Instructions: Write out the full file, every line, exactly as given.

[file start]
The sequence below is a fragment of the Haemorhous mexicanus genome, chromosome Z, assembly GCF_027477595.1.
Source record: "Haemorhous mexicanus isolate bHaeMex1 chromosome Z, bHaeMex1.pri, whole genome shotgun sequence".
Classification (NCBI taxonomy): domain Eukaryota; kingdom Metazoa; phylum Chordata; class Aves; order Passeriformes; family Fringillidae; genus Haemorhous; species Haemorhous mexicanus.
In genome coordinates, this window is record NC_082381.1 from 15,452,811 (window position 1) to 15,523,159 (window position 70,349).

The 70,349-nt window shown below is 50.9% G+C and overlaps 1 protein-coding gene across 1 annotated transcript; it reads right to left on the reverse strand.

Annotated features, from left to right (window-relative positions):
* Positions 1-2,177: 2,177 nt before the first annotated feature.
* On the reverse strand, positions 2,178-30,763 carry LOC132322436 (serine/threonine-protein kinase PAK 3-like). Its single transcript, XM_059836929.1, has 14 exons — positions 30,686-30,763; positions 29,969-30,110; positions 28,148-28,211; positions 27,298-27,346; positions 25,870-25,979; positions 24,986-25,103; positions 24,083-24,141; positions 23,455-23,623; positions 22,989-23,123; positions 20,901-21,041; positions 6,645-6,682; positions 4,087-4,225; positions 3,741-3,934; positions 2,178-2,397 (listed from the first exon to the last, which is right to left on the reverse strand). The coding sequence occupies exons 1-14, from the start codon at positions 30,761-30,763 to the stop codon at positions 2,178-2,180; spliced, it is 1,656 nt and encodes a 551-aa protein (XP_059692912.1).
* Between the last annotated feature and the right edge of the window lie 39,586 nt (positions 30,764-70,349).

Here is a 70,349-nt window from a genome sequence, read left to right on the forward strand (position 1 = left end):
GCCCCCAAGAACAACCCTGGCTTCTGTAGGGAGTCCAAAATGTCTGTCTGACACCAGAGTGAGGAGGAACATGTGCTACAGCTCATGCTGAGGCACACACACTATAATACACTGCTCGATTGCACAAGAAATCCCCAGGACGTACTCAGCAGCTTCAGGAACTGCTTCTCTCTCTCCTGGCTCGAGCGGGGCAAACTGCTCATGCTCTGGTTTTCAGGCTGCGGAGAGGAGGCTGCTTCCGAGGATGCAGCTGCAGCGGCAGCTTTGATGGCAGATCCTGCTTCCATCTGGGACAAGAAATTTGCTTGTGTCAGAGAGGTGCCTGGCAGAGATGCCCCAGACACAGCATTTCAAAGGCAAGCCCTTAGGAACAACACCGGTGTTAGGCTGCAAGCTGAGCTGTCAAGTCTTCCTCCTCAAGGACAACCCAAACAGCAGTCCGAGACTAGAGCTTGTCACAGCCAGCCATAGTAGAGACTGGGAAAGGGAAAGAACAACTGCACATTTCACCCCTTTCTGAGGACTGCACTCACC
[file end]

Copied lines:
The sequence below is a fragment of the Haemorhous mexicanus genome, chromosome Z, assembly GCF_027477595.1.
Source record: "Haemorhous mexicanus isolate bHaeMex1 chromosome Z, bHaeMex1.pri, whole genome shotgun sequence".
Classification (NCBI taxonomy): domain Eukaryota; kingdom Metazoa; phylum Chordata; class Aves; order Passeriformes; family Fringillidae; genus Haemorhous; species Haemorhous mexicanus.
In genome coordinates, this window is record NC_082381.1 from 15,452,811 (window position 1) to 15,523,159 (window position 70,349).

The 70,349-nt window shown below is 50.9% G+C and overlaps 1 protein-coding gene across 1 annotated transcript; it reads right to left on the reverse strand.

Annotated features, from left to right (window-relative positions):
* Positions 1-2,177: 2,177 nt before the first annotated feature.
* On the reverse strand, positions 2,178-30,763 carry LOC132322436 (serine/threonine-protein kinase PAK 3-like). Its single transcript, XM_059836929.1, has 14 exons — positions 30,686-30,763; positions 29,969-30,110; positions 28,148-28,211; positions 27,298-27,346; positions 25,870-25,979; positions 24,986-25,103; positions 24,083-24,141; positions 23,455-23,623; positions 22,989-23,123; positions 20,901-21,041; positions 6,645-6,682; positions 4,087-4,225; positions 3,741-3,934; positions 2,178-2,397 (listed from the first exon to the last, which is right to left on the reverse strand). The coding sequence occupies exons 1-14, from the start codon at positions 30,761-30,763 to the stop codon at positions 2,178-2,180; spliced, it is 1,656 nt and encodes a 551-aa protein (XP_059692912.1).
* Between the last annotated feature and the right edge of the window lie 39,586 nt (positions 30,764-70,349).

Here is a 70,349-nt window from a genome sequence, read left to right on the forward strand (position 1 = left end):
GCCCCCAAGAACAACCCTGGCTTCTGTAGGGAGTCCAAAATGTCTGTCTGACACCAGAGTGAGGAGGAACATGTGCTACAGCTCATGCTGAGGCACACACACTATAATACACTGCTCGATTGCACAAGAAATCCCCAGGACGTACTCAGCAGCTTCAGGAACTGCTTCTCTCTCTCCTGGCTCGAGCGGGGCAAACTGCTCATGCTCTGGTTTTCAGGCTGCGGAGAGGAGGCTGCTTCCGAGGATGCAGCTGCAGCGGCAGCTTTGATGGCAGATCCTGCTTCCATCTGGGACAAGAAATTTGCTTGTGTCAGAGAGGTGCCTGGCAGAGATGCCCCAGACACAGCATTTCAAAGGCAAGCCCTTAGGAACAACACCGGTGTTAGGCTGCAAGCTGAGCTGTCAAGTCTTCCTCCTCAAGGACAACCCAAACAGCAGTCCGAGACTAGAGCTTGTCACAGCCAGCCATAGTAGAGACTGGGAAAGGGAAAGAACAACTGCACATTTCACCCCTTTCTGAGGACTGCACTCACC